Movie Review: ‘Wonder’

“Wonder,” based on the best-selling novel by R.J. Palacio, chronicles the story of a boy with the genetic disorder mandibulofacial dysostosis, also known as Treacher Collins syndrome.

(Rated: PG [Canada] and PG [MPAA] for thematic elements including bullying and some mild language; directed by Stephen Chbosky; written by Stephen Chbosky, Steve Conrad, Jack Thorne (screenplay), based on the novel by R.J. Palacio; starring Jacob Tremblay, Owen Wilson, Izabela Vidovic, Julia Roberts, Mandy Patinkin, Noah Jupe, Bryce Gheisar, Elle McKinnon, Daveed Diggs, Ty Consiglio, Millie Davis, Danielle Rose Russell, Ali Liebert, Nadji Jeter; run time: 113 min.)

A Family’s Struggle

By Ted Giese

“Wonder” (2017) is a sometimes whimsical, sometimes serious fictional drama about a boy named Auggie (Jacob Tremblay) who suffers from the facial deformity mandibulofacial dysostosis, also known as Treacher Collins syndrome (TCS).

After many surgeries and years of homeschooling by his mother Isabel (Julia Roberts), Auggie enters Beecher Prep, a private preparatory school in his Upper Manhattan New York City neighborhood. The film follows Auggie’s fifth-grade year from the first to the last day, with all the ups and downs he experiences along the way.

The film is based on a best-seller by novelist R.J. Palacio, who was inspired to write the book after she took her children to get ice cream and her son was frightened by the sight of a boy with mandibulofacial dysostosis. The ice-cream-shop incident is referenced both in her book and in the film adaptation.

“Wonder” joins other movies such as “My Left Foot” (1989), “Mask” (1985) and “The Elephant Man” (1980) in presenting a character struggling with not being “normal” while highlighting the truth that everyone, even those who are “normal,” wants a full life absent of bullying and abuse. By including the stories of several other characters such as Auggie’s older sister Via (Izabela Vidovic), the film achieves greater realism.

Alongside themes of gentleness and respect, “Wonder” deals repeatedly with coveting and bearing false witness. For instance, Via, feeling dejected at the apparent loss of her best friend Miranda (Danielle Rose Russell), and frustrated by how the family’s life revolves around Auggie, lies to a classmate, telling him that she is an only child.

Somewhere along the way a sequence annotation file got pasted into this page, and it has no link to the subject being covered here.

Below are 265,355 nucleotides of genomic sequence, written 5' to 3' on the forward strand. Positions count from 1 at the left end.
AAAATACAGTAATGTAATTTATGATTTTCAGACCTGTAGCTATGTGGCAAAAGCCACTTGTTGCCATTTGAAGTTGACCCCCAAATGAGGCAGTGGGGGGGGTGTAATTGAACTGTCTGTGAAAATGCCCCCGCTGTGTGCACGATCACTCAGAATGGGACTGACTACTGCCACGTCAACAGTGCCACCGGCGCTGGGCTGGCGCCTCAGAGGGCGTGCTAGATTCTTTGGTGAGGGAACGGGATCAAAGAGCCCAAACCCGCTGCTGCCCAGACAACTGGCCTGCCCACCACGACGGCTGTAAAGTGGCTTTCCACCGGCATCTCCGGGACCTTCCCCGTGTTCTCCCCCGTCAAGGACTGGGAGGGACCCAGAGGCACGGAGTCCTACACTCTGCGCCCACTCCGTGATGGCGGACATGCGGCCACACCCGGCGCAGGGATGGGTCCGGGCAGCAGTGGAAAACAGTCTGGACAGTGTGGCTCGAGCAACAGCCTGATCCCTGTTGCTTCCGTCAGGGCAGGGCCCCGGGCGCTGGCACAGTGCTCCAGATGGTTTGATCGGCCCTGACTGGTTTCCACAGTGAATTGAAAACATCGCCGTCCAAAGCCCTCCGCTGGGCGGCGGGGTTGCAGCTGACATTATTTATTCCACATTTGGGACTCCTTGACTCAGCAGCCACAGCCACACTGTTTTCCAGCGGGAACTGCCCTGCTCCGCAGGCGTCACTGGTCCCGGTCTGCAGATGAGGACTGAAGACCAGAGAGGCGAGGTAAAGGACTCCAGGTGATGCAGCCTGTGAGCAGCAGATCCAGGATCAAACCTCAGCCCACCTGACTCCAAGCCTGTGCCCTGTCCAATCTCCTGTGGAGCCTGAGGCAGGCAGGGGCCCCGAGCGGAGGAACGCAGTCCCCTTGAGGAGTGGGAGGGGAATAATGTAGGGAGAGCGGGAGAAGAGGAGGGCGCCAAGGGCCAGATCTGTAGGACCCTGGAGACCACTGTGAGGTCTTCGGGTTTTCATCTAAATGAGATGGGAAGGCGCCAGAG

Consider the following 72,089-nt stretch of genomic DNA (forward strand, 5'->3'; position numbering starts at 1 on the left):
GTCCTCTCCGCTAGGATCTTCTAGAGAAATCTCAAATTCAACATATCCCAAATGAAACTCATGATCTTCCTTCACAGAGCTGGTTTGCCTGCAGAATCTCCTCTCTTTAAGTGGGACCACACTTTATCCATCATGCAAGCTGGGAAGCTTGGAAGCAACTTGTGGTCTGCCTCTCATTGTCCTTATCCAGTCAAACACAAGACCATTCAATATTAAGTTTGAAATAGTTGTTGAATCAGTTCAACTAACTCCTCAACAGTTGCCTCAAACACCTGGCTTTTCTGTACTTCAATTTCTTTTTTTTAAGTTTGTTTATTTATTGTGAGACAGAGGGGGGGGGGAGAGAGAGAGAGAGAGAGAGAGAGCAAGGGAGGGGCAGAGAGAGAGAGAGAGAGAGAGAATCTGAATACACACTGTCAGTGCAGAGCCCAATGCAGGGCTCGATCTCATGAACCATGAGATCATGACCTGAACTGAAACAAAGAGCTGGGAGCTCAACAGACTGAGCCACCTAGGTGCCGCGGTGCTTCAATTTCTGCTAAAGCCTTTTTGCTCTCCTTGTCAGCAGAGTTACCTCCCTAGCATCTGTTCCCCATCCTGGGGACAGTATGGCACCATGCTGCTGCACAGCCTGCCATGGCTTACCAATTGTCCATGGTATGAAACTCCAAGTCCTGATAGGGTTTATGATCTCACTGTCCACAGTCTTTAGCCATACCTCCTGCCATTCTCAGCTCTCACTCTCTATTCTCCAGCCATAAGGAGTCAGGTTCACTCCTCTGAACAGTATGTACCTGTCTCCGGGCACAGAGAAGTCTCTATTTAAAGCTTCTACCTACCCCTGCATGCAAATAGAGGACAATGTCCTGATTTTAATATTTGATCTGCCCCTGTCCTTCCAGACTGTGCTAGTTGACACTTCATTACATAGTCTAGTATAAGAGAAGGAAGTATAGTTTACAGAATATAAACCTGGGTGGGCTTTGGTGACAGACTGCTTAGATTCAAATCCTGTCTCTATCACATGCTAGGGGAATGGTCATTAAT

It is further revealed that while working at summer camp, Miranda, who always felt plain and boring when compared to Via, also lied about her life. These instances of coveting and bearing false witness all intersect in a sustained investigation of the question of reputation.

Auggie’s homeroom teacher, Mr. Browne (Daveed Diggs), uses secular precepts to teach morals in his classes. For instance, a quote on the chalkboard reads: “When given the choice between being right or being kind, choose kind.”

The quote is from Wayne Walter Dyer (1940-2015), an American self-help author and motivational speaker whose books can’t be recommended, as Dyer fits the “spiritual but not religious” category so popular today.

The film also includes precepts like “Your deeds are your monuments,” from an inscription on an Egyptian tomb, and “Audentes fortuna iuvat” (Fortune favors the bold), attributed to Virgil. Christian parents and teachers will want to remind the children that such sayings, however good from a worldly perspective, must come second to God’s Word.

A strength of “Wonder” is the presentation of a traditional, intact family. Both Roberts and Owen Wilson give solid performances as the children’s parents, with Wilson portrayed as a positive father figure. Thankfully, in “Wonder,” Auggie’s health-related and social challenges are not aggravated by his mother and father. It is encouraging to see a loving and warm traditional family in a Hollywood film. 

It is worth noting that when Auggie’s parents watch their son walk away on his first day of school, they pause for a moment and his mother prays, “Dear God, make them be kind to him.” It would have been even better if Christian faith were truly a part of Auggie’s family’s life, but hopefully “Wonder” will encourage people who interact with individuals who are “different” to be kind.

The Rev. Ted Giese (pastorted@sasktel.net) is lead pastor of Mount Olive Lutheran Church, Regina, Saskatchewan, Canada; a contributor to the Canadian LutheranReporter Online and KFUO.org; and movie reviewer for the “Issues, Etc.” radio program. Follow Pastor Giese on Twitter @RevTedGiese.

Posted Dec. 5, 2017

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